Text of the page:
"On the fourth day of the war, Iraq has presented to the Arabs and all the peoples of the world proof that it is possible to defeat the U.S.," said Hasan al Kashef, a respected columnist and senior PA official.

The largest Palestinian daily, Al Quds, ran a cartoon today that depicted a coalition pilot hiding in bushes next to the wreckage of his plane. The Post said the panicking pilot in the cartoon radios Bush to tell him that he sees a thousand Iraqis holding Kalashnikov rifles, but none of them have brought him roses and gifts.

Another cartoon in the PA's official organ al Ayyam bears the message that American soldiers will return from Baghdad only in coffins. It portrays a frightened American soldier reluctantly marching toward Baghdad with a coffin draped with the U.S. flag.


'Baby Saddams' take over town
WorldNetDaily March 25, 2003

The most popular name given to newborn males in the Palestinian city of Nablus is Saddam.

"Many Palestinians are proud of this name," said the London-based Arab daily al Quds al Arabi, according to the Jerusalem Post.

"Many families are also keen on keeping posters of Saddam Hussein in their homes," reported Ala Badarneh from Nablus, the West Bank's largest city.

"Usually you would find pictures of Saddam Hussein and Yasser Arafat together at previous meetings between the two," he said. "Many people are buying these pictures in the market and keeping them at home."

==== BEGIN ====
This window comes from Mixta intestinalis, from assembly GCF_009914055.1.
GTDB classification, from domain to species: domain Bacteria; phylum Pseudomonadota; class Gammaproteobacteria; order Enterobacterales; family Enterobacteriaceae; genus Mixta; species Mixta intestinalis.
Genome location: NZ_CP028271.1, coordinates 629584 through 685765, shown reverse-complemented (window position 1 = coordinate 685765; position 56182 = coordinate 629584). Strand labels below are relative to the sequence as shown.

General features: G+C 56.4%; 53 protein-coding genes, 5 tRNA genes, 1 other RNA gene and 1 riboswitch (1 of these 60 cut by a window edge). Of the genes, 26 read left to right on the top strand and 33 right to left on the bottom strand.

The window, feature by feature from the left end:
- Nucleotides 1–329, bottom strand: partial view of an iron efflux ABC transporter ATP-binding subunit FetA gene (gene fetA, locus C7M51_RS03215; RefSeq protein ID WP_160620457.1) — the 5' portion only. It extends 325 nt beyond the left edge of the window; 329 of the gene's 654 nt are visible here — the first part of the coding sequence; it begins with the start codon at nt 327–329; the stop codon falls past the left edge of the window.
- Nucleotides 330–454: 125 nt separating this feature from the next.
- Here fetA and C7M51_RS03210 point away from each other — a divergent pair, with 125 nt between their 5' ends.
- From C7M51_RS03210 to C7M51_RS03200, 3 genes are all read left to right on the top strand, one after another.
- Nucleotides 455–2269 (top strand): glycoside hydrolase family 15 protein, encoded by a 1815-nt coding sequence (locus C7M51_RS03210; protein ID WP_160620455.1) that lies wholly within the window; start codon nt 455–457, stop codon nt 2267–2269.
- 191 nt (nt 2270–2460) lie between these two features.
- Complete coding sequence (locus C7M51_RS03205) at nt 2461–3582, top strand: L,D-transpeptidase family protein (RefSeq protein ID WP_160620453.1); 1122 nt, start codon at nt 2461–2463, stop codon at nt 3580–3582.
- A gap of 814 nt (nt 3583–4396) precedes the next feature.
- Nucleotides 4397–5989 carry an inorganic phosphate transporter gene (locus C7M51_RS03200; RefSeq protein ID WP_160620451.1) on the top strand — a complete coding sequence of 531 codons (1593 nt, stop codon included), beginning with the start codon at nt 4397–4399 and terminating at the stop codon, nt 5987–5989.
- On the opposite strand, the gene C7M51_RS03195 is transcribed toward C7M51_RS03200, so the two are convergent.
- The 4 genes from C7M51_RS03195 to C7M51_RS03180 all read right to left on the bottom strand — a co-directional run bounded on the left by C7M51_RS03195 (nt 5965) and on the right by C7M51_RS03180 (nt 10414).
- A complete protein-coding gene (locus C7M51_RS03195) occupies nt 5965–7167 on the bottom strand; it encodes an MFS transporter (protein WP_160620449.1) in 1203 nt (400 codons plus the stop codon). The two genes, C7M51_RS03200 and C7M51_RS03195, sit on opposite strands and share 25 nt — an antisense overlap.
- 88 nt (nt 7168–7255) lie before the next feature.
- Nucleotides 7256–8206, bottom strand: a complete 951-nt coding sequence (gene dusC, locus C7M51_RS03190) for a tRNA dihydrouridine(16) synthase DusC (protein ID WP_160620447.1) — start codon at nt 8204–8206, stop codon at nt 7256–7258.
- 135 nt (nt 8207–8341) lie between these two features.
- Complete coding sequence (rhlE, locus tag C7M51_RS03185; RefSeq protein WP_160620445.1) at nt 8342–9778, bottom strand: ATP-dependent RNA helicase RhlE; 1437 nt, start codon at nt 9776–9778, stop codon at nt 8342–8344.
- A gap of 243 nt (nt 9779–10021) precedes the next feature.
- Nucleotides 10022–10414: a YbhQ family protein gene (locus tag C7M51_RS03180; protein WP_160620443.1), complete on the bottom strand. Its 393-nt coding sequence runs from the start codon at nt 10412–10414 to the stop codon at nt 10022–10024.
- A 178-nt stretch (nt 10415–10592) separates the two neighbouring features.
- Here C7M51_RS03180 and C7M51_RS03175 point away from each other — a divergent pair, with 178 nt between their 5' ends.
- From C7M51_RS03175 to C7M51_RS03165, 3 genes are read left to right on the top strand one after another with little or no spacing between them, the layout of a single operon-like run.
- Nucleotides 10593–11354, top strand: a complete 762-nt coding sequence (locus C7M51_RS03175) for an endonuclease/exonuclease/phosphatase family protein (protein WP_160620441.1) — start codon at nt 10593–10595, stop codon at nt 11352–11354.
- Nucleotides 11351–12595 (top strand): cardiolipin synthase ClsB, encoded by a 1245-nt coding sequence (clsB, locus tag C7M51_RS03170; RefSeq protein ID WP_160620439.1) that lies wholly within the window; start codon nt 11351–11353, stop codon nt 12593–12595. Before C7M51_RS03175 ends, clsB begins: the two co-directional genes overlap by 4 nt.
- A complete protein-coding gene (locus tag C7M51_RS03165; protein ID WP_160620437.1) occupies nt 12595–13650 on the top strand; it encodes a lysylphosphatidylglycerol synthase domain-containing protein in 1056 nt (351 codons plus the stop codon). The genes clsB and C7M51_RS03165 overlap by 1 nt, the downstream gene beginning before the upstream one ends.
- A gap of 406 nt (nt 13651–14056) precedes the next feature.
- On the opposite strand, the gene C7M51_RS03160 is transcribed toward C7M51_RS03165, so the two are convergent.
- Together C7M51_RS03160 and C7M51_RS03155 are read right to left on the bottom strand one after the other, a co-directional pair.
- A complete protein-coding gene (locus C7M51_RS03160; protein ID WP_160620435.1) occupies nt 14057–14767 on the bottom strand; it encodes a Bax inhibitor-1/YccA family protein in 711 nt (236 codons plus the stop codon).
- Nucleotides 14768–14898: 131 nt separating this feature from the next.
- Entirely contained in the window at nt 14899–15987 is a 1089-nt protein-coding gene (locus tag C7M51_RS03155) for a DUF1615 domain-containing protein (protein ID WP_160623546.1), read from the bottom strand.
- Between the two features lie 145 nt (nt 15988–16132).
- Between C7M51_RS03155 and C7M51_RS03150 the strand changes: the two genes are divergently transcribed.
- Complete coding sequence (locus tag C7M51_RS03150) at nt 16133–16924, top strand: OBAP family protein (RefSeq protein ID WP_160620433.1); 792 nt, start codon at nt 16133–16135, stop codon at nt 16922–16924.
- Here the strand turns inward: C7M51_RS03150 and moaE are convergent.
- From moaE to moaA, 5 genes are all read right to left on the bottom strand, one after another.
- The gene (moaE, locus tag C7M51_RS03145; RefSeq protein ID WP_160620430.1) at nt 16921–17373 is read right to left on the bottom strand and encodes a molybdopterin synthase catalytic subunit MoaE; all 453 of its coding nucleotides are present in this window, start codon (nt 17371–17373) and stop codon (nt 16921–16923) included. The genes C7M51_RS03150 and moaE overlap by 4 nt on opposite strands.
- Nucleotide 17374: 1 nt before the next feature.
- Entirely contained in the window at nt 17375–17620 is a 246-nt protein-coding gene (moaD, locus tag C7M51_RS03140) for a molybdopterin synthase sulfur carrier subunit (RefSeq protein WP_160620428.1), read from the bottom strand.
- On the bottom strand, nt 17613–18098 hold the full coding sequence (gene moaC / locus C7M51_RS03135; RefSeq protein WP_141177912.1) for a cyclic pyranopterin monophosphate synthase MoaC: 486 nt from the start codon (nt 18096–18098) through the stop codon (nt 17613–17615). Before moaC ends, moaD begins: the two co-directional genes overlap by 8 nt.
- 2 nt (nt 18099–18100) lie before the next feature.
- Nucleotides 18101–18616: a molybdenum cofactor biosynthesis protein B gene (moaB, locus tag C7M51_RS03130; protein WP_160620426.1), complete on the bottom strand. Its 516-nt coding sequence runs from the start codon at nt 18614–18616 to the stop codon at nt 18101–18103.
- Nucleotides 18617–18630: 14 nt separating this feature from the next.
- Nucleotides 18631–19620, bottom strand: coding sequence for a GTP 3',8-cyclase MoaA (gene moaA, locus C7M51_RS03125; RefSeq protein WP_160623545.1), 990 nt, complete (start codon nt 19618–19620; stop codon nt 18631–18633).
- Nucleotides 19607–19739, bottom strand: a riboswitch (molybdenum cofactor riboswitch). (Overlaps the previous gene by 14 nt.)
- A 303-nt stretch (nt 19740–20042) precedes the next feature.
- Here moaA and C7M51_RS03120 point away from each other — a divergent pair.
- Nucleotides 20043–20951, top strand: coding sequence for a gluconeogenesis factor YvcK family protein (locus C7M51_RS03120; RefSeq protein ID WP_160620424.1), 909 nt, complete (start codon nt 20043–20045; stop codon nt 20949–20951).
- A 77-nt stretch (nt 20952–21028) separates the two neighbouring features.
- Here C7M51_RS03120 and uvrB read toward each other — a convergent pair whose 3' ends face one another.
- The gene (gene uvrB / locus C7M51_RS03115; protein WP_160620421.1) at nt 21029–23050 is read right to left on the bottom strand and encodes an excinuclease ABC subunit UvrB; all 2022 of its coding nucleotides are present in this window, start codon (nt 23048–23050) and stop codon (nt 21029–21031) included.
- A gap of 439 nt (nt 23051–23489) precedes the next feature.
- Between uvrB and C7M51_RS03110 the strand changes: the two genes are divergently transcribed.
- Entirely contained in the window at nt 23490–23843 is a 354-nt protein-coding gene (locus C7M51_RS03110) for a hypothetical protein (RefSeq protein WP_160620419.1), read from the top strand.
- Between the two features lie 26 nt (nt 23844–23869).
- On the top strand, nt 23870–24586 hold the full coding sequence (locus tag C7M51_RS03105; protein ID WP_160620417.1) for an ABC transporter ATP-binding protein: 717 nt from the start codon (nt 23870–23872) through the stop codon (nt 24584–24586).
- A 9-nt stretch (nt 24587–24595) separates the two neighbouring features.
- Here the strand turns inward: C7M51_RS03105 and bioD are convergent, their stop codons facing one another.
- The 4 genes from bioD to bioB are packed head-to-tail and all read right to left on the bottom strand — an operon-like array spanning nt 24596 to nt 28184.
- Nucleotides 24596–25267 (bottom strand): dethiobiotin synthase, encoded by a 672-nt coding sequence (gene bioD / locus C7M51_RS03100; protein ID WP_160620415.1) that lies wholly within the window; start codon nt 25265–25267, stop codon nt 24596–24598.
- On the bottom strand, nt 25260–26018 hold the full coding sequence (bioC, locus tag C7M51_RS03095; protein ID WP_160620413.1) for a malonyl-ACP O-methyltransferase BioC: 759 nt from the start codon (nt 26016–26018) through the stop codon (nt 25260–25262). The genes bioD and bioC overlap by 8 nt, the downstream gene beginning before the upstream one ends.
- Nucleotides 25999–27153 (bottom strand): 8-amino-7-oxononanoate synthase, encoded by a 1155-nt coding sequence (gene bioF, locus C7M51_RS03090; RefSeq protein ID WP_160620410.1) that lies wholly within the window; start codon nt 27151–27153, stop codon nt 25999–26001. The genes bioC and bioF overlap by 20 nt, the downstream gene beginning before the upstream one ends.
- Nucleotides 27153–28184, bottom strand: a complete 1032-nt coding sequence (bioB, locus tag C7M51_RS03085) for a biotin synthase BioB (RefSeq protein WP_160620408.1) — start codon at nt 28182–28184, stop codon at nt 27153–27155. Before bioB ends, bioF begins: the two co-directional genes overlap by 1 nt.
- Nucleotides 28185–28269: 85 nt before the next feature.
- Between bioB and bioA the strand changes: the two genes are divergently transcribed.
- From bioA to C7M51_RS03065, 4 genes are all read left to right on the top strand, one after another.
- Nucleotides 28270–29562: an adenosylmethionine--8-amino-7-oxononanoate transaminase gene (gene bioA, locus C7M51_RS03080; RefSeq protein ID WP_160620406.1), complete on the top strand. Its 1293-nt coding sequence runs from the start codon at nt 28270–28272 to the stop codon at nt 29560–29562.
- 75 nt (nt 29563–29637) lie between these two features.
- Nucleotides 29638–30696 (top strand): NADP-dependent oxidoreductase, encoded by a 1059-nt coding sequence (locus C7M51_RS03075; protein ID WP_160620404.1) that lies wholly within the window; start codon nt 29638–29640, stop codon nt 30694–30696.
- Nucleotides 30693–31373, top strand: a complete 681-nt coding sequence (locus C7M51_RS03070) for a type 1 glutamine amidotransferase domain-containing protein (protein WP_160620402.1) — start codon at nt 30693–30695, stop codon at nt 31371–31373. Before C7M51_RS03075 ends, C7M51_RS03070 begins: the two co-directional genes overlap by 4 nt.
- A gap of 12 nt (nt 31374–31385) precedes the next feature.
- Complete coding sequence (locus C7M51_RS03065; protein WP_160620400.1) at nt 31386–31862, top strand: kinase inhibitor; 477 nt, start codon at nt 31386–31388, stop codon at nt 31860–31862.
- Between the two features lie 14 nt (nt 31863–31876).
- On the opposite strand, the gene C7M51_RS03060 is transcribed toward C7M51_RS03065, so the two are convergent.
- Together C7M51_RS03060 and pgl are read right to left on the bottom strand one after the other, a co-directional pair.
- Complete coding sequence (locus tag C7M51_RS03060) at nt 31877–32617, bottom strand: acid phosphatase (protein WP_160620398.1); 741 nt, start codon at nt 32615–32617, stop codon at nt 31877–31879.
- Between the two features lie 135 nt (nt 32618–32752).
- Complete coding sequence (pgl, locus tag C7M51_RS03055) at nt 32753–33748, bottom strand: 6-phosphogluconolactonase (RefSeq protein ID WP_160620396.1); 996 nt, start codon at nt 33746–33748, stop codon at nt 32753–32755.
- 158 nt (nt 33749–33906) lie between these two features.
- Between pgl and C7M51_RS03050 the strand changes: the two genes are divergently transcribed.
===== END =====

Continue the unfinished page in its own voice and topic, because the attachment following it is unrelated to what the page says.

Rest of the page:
Nablus erupts in a state of euphoria each time news spreads of a downed U.S. helicopter or captured American soldier, the reporter said.

"Drivers start honking their horns, passersby start chanting and others fire shots into the air," said Badarneh.

On the music scene, an Egyptian song praising Saddam and Iraq has become the latest hit in the West Bank, heard on the streets and in markets, the Arab daily said.

The London paper also noted that press conferences by the Iraqi information minister draw a huge audience in the Palestinian territories, usually sending people rushing home to their TV sets.


        

                                                  

 

Arab Propaganda Associated Press BBC Boston Globe Chicago Tribune ABC NBC CBS CNN European Press
Los Angeles Times Newsweek New York Times NPR Philadelphia Inquirer Reuters Shockers Time Magazine